Minimum Programme for New Government

1 February 2015 07:42 pm - 0     - {{hitsCtrl.values.hits}}


While the change of regime following the presidential election has raised popular expectations, meeting such expectations is no mean task for any government. On the other hand, the government is going ahead with the implementation of a hundred day programme which is largely focused on good governance and rule of law. While this programme would no doubt facilitate other measures and policies, there is an urgent need to prioritize state interventions in order to have a significant impact on the economy, the people and the institutions on a sustained basis. If we make a serious effort to implement a programme on a priority basis, what should such a programme involve? This article is an attempt to identify a number of priority areas on the basis of their development and welfare implications. Some of the measures that I consider to be priorities for the country are as follows:


"While this programme would no doubt facilitate other measures and policies, there is an urgent need to prioritize state interventions in order to have a significant impact on the economy, the people and the institutions on a sustained basis"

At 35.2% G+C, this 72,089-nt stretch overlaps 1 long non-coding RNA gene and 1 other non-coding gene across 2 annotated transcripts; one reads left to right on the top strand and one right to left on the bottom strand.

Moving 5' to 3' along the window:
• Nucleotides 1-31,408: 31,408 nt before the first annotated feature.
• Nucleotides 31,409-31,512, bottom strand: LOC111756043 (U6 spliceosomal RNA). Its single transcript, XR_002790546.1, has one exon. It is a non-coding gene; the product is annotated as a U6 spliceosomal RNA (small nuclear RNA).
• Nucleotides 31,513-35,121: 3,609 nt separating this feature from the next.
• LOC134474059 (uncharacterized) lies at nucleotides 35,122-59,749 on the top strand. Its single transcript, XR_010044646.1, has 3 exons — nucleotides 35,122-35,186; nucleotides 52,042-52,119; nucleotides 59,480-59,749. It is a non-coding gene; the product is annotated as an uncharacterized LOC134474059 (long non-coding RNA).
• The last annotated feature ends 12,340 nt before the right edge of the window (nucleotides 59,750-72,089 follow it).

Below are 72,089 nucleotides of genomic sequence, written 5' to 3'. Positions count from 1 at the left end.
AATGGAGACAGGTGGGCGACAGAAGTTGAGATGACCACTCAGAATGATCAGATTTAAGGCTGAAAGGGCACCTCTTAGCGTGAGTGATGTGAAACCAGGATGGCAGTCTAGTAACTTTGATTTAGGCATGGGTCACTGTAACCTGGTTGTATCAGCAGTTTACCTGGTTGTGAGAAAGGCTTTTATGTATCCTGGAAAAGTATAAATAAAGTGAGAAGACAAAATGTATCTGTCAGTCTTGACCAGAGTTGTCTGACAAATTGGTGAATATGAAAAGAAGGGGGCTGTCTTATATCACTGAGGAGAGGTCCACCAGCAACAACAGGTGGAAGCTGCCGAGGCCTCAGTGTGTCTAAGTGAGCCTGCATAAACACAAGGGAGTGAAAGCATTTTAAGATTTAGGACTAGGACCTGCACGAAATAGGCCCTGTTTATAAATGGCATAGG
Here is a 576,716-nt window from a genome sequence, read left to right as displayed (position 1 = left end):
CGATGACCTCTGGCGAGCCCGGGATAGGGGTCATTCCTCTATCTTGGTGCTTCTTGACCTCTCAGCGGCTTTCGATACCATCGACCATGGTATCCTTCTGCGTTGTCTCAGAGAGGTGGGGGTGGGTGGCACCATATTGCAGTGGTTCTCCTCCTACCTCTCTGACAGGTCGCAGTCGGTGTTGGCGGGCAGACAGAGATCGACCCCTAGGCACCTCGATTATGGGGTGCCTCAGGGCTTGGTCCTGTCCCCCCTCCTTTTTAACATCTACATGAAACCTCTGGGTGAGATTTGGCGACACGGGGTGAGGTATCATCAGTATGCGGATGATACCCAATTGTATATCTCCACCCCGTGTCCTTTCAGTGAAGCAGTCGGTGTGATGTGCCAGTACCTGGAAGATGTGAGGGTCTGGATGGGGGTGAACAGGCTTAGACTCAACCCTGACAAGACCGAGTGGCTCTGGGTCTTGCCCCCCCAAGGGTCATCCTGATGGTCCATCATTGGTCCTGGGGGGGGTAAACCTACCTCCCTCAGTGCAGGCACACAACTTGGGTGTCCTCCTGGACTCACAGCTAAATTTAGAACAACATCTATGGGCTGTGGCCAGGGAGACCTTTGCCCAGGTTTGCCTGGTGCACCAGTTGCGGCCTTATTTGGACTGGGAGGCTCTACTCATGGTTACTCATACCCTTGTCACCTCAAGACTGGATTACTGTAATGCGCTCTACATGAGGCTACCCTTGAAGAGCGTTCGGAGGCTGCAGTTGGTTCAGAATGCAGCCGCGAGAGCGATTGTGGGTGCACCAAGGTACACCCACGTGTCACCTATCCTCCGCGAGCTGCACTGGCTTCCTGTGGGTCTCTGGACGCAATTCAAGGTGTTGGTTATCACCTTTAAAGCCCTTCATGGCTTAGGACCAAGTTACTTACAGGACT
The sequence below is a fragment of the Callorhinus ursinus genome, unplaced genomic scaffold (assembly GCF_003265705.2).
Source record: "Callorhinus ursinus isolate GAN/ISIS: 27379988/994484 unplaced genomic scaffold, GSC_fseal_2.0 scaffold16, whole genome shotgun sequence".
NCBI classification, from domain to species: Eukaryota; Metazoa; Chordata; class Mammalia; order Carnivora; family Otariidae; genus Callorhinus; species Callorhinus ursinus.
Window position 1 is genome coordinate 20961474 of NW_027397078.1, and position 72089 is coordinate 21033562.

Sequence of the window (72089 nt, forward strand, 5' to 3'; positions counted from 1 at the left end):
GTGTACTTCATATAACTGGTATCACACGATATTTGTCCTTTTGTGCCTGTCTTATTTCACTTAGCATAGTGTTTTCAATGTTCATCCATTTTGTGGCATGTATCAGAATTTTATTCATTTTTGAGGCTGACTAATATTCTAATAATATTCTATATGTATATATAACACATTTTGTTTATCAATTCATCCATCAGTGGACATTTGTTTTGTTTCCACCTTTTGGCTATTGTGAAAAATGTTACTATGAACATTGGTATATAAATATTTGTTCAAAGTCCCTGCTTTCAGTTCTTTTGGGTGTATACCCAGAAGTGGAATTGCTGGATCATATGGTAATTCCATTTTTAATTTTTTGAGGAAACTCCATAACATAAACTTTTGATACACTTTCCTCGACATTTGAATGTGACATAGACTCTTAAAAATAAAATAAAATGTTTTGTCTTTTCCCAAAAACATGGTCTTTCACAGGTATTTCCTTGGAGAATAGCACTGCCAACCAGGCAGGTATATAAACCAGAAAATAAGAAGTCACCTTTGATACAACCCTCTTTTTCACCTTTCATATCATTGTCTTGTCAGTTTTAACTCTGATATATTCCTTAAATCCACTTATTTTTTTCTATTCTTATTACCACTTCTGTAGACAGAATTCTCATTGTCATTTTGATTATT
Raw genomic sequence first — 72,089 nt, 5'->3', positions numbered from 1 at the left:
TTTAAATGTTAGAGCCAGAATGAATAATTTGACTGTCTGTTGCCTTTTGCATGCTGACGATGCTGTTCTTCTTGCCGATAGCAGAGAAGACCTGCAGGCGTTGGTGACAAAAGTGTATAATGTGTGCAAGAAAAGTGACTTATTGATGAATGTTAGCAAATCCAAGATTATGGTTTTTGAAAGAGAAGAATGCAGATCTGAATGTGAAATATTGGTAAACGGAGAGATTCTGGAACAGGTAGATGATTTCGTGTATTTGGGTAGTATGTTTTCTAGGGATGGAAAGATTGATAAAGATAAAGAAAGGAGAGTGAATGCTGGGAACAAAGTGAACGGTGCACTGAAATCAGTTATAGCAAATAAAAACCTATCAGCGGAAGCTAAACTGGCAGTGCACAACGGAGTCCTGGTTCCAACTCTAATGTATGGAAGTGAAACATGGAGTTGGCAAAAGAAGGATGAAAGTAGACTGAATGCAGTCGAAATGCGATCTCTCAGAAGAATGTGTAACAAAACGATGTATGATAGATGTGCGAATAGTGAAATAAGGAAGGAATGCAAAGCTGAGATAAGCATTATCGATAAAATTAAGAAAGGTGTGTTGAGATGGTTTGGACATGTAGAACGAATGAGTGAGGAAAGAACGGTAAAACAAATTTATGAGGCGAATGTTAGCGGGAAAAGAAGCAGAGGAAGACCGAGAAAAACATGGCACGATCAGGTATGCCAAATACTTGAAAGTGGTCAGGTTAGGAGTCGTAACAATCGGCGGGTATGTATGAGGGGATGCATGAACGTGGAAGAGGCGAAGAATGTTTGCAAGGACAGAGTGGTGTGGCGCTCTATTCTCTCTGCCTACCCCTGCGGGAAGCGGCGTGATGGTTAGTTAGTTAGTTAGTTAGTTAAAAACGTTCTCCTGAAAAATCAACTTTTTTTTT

The areas mentioned deserve detailed discussion but for want of space, only a brief sketch of each is given in this article.

a) Develop the productive sectors of economy.

The gap between productive and unproductive employment has continued to widen in the recent past. A glaring example is that there are at least 800,000 three wheelers in the country and the persons involved  amount to about  10% of the labour force of about 8.5 million. More and more people have moved away from productive activities such as industrial, craft and agricultural production. This is counterproductive and unsustainable and needs to be reversed, at least until a higher level of productivity in different sectors is achieved. Both public and private investment in productive sectors can facilitate the process.

Responsibility: Ministry of Economic Affairs

b) Revamp the education system to make it more skill and value –